Chris Jaffe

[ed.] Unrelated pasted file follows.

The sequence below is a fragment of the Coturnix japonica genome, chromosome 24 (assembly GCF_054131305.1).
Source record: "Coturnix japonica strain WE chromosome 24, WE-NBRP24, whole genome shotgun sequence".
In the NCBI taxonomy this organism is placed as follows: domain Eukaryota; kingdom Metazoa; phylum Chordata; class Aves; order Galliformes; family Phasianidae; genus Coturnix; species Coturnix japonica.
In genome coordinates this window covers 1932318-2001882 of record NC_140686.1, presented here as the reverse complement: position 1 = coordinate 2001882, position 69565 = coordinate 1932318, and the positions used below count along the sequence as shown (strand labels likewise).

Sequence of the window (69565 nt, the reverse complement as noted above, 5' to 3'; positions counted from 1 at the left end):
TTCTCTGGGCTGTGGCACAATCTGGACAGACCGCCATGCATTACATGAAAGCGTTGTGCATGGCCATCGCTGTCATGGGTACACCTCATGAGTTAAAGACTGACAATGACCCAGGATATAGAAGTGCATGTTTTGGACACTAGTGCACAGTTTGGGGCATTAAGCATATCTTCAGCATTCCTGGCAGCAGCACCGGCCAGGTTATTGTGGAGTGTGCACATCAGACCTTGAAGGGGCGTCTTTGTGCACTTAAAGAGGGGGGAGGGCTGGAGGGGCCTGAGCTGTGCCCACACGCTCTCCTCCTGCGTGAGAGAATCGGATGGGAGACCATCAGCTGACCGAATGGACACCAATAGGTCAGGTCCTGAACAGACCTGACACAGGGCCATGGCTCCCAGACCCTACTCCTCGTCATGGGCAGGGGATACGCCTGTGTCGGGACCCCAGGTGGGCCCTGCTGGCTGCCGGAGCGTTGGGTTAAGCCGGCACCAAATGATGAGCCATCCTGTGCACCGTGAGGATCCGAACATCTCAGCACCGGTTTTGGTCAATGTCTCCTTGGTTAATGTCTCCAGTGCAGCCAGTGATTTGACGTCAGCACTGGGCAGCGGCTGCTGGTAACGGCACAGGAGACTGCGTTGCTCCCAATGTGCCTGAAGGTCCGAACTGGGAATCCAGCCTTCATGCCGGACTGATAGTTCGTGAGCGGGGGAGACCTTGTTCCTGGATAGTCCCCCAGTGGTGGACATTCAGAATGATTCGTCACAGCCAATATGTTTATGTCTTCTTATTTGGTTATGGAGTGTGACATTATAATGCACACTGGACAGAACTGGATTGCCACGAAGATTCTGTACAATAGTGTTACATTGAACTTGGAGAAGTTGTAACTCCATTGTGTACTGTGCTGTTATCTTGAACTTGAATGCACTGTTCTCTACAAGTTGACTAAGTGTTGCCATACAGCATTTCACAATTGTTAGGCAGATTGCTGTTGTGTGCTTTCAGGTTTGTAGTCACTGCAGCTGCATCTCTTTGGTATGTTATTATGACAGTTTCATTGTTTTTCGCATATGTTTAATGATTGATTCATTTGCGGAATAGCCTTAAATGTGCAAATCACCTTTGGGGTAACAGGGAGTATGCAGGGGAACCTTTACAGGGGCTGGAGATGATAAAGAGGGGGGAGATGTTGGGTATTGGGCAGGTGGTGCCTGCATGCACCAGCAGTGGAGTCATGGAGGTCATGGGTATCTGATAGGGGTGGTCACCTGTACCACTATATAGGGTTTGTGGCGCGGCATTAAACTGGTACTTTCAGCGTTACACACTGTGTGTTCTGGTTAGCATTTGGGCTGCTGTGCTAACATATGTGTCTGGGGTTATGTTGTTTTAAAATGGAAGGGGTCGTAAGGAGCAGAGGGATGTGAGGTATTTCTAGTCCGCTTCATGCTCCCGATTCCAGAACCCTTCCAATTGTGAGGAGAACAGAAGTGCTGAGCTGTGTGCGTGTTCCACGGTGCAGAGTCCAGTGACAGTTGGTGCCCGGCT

This is an engrossing and informative overview of Brazil over the last 500 years to (around) the present. Frankly, if I knew more about the subject, I might knock it down to four stars. But since I didn't know as much, I got more out of it. If you don't know much about Brazil (as I didn't), this is a really nice place to start as it does go through its colonial period and development, the rise of slavery, it's awkward path to eventual independence, the years of emperors, the transition to a repub This is an engrossing and informative overview of Brazil over the last 500 years to (around) the present. Frankly, if I knew more about the subject, I might knock it down to four stars. But since I didn't know as much, I got more out of it. If you don't know much about Brazil (as I didn't), this is a really nice place to start as it does go through its colonial period and development, the rise of slavery, it's awkward path to eventual independence, the years of emperors, the transition to a republic, Vargas's fascist-inspired government, and the back-and-forth from democratic governments to repressive ones ever since. Downsides? Well, for one there is very little about Brazil before the Portuguese. This is a problem I have with some US histories, so only fair to ding the same issue here. There's also problems at the other end of the book, as there isn't that much on the last 25 years or so, and what there is tends to be too solely focused on the government. The biggest problem the book has overall, though, is it that it'll ignore some factors that the authors aren't interested in - most notably the Great Depression. It shows up in passing for about two sentences. That is not a joke. Schwarcz and Starling (my copy lists them both as co-authors) just mentions it off-hand, while saying that European fascism is really what causes Vargas's government. (Really? Nothing in Brazil itself?) The ending is among the best and worst parts of the book. The main narrative ends in the hopeful glow of progressing Braziillian democracy. There are no overt predictions, but the tone is clearly optimistic. Reading this in 2018, when the country has just elected a Trump-ian authoritarian man with widespread support, this optimism seems wildly off-the-mark. However, there is a 15-page postscript for the English-language edition that looks at how things went wrong. The book was written in 2015, the postscript in 2017. It goes over how things have gone to hell. A key theme is economic problems. Yeah - that same thing that Schwarcz ignored in the 1930s, when Brazil also turned away from a traditional republic. I think I talked my way into dinging this down to four stars. While I got a lot out of it, that's more because I had so little knowledge heading into it rather than the book being that good. It is very good - there is a host of info here - but there are enough flaws to knock it down to four stars out of five.